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VR and MR catch-up: March 2017

The Oculus CR-1 - US $100 drop in price, and US $100 reduction for Touch controllers

The Oculus CR-1 – US $100 drop in price, and US $100 reduction for Touch controllers

Here’s another rapid-fire update on the worlds of VR and MR as I’ve been able to track a few things.

Oculus Rift

Oculus VR has dropped the price of the Oculus Rift headset and the Oculus Touch controller by $100 each. At launch, the headset cost Us $599 and the controllers, released later and a crucial part of the system, were priced at US $199. The new pricing brings the price for both down to the US $598 mark – just US $100 more than the Playstation VR bundle, and makes the Rift headset much cheaper than its main rival – the HTC Vive.

“Cheaper” is of course a relative term. Despite work to allow the Rift operate with lower-specifications systems (see my last round-up), to get the fullest out of the system you still need a heft PC with a hefty price.

There is still no news on when the untethered version of the Rift, with the project name Santa Cruz, will be ready for consumers. The only major update is that when it does appear, it will be marketed via Oculus VR’s “lower end” mobile division.

Speaking at the announcement of the price drop, Oculus VR’s former CEO (now head of Desktop VR), Brendan Iribe, indicated that the company is focusing on the next generation of VR systems, which he defines as being “a very big leap from where we are today”. However, consumers are unlikely to see anything on this front for at least another two years.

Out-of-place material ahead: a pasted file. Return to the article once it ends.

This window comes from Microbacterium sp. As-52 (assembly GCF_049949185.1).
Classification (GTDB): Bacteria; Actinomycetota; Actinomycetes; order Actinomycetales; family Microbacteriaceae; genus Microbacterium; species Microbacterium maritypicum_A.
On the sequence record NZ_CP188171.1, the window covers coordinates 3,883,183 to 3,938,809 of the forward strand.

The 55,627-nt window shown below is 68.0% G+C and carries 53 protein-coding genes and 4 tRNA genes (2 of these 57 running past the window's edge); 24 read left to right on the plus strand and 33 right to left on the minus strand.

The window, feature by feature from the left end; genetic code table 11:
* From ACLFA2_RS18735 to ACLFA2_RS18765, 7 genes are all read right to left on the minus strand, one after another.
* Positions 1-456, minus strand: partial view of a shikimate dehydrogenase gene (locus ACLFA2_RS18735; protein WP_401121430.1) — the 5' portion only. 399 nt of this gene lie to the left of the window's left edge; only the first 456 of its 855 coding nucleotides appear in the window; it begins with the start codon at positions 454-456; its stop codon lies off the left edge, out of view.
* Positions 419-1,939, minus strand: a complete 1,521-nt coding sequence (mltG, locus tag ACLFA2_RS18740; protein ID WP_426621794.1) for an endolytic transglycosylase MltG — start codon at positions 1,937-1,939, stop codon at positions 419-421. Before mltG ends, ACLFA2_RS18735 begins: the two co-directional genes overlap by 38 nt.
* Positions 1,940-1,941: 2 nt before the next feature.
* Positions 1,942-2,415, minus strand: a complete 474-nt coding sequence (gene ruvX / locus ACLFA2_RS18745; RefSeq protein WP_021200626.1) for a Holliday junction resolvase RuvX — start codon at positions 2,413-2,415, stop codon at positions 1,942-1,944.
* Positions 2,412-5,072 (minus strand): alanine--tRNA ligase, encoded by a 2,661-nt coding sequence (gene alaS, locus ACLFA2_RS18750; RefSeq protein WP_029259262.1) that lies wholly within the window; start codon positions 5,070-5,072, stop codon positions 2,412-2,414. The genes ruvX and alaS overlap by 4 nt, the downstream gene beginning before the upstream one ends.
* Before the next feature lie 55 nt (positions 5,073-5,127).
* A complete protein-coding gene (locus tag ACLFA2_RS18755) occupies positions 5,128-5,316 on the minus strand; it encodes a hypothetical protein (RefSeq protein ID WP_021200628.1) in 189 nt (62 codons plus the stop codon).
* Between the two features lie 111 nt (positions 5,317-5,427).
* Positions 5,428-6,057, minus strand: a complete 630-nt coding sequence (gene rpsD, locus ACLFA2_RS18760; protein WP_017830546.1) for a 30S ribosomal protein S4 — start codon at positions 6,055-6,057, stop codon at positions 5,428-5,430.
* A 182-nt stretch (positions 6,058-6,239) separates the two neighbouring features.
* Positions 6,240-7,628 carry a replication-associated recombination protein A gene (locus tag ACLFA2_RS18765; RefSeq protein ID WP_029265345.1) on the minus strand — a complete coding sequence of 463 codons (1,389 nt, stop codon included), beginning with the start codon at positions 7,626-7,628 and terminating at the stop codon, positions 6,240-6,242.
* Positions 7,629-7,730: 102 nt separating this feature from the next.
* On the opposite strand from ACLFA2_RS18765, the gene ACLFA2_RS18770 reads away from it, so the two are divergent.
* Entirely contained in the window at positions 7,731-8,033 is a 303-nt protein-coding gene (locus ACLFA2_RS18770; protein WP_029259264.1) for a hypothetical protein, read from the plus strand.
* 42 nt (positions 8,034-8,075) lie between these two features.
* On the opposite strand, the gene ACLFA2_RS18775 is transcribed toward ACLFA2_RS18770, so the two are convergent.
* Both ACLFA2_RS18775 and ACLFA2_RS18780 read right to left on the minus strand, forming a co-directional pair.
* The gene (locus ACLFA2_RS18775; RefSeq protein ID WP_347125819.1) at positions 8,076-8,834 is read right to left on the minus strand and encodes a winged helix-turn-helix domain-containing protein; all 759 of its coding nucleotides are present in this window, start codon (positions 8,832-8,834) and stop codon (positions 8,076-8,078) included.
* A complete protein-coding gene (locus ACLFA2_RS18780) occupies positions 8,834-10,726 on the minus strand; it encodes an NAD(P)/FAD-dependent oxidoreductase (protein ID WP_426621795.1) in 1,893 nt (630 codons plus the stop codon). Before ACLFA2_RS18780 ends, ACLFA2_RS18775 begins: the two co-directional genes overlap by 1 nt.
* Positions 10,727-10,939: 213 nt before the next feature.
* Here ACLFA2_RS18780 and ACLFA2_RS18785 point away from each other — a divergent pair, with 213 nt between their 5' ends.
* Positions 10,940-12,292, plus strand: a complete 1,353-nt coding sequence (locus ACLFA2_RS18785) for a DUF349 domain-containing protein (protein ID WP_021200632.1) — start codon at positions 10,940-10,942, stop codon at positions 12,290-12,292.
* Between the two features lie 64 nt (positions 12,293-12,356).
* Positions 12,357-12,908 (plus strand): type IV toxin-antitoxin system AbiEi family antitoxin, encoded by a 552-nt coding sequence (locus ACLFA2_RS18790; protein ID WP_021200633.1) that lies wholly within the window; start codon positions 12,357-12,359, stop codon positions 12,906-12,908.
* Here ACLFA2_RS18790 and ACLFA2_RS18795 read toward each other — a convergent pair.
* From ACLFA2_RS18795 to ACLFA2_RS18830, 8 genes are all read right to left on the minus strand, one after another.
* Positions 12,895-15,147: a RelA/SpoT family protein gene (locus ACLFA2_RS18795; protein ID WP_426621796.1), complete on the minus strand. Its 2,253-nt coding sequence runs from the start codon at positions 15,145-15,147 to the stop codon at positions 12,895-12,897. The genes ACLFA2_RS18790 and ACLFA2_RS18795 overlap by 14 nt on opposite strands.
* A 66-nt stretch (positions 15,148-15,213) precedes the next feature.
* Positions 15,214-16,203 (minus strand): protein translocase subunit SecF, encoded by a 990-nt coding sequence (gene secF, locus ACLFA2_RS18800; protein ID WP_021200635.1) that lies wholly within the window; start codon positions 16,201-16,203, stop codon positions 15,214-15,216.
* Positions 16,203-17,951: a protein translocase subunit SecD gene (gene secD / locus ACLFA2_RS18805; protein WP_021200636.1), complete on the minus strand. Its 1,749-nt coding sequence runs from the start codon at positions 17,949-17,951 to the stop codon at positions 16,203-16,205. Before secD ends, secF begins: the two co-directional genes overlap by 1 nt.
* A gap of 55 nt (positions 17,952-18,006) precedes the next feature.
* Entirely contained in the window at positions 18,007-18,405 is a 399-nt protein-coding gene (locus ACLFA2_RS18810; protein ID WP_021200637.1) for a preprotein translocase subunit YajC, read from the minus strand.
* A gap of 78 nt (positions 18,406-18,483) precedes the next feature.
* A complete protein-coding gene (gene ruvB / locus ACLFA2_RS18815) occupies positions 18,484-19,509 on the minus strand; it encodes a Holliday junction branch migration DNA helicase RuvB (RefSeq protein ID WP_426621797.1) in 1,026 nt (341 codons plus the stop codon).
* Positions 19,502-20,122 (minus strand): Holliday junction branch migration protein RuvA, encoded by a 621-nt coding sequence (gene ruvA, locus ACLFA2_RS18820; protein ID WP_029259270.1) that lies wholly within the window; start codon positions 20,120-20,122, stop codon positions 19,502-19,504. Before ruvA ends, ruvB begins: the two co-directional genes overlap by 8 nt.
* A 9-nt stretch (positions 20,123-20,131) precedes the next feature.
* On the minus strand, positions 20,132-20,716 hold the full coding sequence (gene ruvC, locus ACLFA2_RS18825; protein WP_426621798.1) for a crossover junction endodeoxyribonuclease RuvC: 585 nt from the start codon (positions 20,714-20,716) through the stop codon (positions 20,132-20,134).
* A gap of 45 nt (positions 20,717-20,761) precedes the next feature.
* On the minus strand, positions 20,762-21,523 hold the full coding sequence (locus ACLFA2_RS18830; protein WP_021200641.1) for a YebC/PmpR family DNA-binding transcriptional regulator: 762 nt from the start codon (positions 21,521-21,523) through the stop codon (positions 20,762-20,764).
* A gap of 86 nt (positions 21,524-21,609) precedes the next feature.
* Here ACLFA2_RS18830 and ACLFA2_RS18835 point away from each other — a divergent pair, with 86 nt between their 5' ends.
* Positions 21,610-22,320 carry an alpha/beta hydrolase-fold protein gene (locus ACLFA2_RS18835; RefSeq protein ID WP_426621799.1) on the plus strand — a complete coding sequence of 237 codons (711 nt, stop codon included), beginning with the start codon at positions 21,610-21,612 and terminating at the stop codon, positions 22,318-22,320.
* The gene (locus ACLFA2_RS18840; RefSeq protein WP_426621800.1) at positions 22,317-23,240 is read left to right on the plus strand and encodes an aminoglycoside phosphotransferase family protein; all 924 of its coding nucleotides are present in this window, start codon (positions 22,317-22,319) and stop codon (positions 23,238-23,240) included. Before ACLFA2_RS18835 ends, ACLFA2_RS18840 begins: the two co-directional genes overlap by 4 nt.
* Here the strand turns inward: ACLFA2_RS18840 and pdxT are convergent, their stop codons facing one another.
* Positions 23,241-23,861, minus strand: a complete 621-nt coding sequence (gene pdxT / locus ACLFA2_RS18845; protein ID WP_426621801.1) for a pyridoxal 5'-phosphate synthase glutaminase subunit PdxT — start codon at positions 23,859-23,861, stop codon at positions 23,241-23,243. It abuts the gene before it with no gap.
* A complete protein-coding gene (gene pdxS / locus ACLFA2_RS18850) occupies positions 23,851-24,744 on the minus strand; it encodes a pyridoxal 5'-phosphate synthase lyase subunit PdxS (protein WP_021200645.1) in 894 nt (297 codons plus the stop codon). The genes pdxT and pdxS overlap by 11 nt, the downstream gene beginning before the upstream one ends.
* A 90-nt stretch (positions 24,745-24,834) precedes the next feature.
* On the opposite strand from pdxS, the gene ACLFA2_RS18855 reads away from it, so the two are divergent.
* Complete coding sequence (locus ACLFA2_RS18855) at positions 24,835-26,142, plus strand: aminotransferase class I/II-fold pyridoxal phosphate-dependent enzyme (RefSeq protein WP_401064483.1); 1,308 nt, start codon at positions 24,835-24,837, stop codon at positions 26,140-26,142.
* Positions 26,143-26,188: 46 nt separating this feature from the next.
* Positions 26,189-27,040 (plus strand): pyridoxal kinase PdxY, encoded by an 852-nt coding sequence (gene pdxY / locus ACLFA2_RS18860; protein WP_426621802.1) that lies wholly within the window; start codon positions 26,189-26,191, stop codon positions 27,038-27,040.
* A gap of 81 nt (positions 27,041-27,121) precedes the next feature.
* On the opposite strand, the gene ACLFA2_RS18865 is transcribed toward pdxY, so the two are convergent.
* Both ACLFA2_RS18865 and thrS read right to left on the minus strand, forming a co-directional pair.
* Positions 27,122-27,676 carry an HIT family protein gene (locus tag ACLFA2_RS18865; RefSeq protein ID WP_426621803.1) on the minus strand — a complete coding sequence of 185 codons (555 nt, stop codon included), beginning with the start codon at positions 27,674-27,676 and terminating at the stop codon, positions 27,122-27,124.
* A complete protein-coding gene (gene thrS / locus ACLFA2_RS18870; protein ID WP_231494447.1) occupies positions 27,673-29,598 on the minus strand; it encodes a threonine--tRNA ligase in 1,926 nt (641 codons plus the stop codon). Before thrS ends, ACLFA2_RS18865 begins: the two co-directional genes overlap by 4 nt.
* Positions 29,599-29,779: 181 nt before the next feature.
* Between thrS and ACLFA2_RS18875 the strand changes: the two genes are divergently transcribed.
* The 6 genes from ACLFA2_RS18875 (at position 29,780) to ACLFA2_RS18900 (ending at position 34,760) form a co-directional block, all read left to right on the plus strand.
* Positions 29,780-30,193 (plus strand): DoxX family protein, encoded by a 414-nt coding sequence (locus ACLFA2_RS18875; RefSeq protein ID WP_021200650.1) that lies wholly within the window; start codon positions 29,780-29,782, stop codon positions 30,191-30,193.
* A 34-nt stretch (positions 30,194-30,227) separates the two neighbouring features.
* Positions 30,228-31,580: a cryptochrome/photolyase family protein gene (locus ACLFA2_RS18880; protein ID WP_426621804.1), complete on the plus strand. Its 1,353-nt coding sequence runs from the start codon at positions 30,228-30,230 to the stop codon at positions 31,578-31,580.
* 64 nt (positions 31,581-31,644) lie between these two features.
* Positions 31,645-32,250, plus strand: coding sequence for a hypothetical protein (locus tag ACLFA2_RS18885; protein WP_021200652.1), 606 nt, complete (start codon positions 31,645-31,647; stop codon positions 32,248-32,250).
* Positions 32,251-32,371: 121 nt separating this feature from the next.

On February 1st, the ZeniNax case against Facebook / Oculus drew to a close, with the plaintiff being awarded US $500 million in damages over alleged code theft. While Facebook is seeking to have the verdict set aside, on February 24th, ZeniMax filed an injunction seeking to block Oculus VR from using the disputed code in its products. The news came via several outlets at the time, including Ars Technica, which pointed out that the injunction probably won’t succeed, but that if it does, it could be massively disruptive to both Oculus and Samsung, as the code is also used in the Gear VR.

HTC Vive 2?

Rumours are circulating that HTC are working on the “Vive 2”, an improved version of their headset.  Details have been sketchy and a little confused; one early report from November 2016 suggested the “Vive 2” would be a wireless / WiFi system, but given this came out shortly before HTC and Vive X Accelerator company TPCAST announced a “tether-less” WiFi kit for the existing Vive, (see me last round-up, linked to above) that report many have been incorrect.